The Growth of English Education, 1348-1648: A Social and Cultural History

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Pennsylvania State University Press, 1990 - Education - 286 pages

This book demonstrates that the important educational developments of the Elizabethan and early Stuart periods, which are often portrayed as new and revolutionary in nature, were in fact the culmination of an evolutionary process more than two centuries old. It also shows that popular literacy was considerably more widespread by the time of Spenser and Shakespeare than most recent studies suggest. The book treats the long period 1348-1648 as a unit by discounting the importance of the year 1485, which marked the end of one dynasty and the beginning of another but had no discernible effect on educational and cultural conditions. Additionally, it argues that the massive changes of the final years of Henry VIII, which momentarily disrupted the universities and the grammar schools of the realm, were beneficial in the long run, since local energies were thereby unleashed and greater public support for educational institutions of all kinds soon materialized. A period of steady growth continued until the 1640s and 1650s, when the bitter experiences of the Civil War and rancorous arguments about the role of the universities and the grammar schools in precipitating the outbreak of hostilities caused the mainstream of public opinion to question the efficacy of advanced education, which increasingly came to be seen as a threat to established values and traditions. Thereafter an era of decline began that lasted until the mid-nineteenth century. Finally, the book treats the important contributions made by both clerics and women during the long period 1348-1648. Although laymen were the greatest beneficiaries of the steady widening of educational opportunity during those three centuries, clerics and women provided most of the funds, without which many fewer colleges, schools, and scholarships for poor boys would have been established. They did so because of their belief that improved education was necessary for the further spread of the Christian message.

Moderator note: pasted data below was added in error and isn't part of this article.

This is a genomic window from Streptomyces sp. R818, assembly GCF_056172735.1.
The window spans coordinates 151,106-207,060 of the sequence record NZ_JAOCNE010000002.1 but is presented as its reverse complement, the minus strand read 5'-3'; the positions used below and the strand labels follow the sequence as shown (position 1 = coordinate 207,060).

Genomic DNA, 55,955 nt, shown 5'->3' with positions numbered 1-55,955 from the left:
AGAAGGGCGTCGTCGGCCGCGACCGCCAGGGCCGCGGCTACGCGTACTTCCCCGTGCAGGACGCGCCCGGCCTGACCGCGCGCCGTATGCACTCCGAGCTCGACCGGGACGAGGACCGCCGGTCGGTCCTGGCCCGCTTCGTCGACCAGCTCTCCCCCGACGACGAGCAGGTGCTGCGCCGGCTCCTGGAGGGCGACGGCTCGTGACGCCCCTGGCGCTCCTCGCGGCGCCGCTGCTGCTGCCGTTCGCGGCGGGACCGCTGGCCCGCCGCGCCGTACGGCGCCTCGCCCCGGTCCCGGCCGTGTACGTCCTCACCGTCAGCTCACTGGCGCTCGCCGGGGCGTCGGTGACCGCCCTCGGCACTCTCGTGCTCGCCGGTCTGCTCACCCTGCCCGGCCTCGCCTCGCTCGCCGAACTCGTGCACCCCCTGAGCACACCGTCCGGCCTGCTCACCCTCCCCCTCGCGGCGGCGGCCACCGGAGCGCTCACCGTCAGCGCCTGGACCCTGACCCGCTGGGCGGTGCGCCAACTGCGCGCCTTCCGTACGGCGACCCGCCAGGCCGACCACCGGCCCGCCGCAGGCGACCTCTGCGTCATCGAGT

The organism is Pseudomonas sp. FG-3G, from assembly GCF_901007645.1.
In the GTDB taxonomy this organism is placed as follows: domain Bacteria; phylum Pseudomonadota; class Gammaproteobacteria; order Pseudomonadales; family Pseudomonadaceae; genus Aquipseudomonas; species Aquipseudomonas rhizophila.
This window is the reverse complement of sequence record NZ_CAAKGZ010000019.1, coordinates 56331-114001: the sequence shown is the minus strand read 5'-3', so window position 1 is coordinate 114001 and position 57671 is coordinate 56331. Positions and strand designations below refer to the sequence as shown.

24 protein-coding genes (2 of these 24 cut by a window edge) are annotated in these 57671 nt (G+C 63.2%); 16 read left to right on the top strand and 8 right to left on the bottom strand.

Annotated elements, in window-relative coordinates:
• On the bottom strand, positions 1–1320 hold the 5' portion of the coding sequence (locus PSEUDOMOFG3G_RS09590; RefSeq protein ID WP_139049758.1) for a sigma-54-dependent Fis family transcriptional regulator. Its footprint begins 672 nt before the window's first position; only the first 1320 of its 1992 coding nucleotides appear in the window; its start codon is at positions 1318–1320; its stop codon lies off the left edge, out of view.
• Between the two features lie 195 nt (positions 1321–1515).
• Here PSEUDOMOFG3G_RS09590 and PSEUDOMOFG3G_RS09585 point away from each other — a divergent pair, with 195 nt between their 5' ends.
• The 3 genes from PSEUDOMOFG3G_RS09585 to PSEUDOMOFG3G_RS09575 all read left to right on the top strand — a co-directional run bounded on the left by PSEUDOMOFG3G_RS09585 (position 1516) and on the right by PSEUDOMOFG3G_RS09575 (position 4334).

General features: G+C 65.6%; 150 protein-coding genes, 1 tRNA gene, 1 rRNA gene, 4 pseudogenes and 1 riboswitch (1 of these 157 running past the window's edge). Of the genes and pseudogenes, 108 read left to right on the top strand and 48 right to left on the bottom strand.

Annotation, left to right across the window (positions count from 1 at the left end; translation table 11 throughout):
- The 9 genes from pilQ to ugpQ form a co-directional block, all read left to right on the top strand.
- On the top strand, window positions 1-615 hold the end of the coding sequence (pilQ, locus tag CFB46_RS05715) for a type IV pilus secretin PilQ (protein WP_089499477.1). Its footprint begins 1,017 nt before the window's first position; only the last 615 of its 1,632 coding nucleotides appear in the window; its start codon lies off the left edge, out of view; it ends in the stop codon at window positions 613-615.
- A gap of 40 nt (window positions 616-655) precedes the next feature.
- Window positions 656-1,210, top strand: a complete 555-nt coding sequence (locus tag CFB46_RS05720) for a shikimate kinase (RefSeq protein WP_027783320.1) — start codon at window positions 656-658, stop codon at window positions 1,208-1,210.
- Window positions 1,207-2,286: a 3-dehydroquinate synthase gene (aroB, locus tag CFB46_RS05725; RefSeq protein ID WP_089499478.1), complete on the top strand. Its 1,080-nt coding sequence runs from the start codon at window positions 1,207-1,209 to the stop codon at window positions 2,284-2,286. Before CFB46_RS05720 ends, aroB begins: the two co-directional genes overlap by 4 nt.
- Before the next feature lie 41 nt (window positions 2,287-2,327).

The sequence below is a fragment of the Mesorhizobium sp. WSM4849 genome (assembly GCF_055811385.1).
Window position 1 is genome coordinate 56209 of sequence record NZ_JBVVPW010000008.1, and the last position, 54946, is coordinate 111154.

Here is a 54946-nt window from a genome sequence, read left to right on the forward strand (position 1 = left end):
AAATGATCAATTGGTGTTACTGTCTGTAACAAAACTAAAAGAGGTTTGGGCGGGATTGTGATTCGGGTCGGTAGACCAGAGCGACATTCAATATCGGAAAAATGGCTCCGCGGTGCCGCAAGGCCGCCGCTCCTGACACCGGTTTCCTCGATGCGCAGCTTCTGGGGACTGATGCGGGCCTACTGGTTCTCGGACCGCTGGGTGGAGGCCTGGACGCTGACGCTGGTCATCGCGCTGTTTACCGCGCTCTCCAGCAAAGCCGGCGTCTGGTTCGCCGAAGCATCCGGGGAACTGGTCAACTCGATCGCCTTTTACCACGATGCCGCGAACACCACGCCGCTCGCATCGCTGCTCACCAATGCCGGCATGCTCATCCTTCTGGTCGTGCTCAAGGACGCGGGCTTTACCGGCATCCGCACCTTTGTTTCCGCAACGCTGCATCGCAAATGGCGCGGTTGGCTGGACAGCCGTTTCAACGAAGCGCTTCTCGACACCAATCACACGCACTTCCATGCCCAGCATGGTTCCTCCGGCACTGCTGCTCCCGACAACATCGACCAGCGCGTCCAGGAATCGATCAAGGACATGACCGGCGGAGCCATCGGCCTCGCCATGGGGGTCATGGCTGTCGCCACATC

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Contents

The Black Death and the Crisis
1
New Educational Institutions
43
The Universities During the Elizabethan Period
157
Copyright

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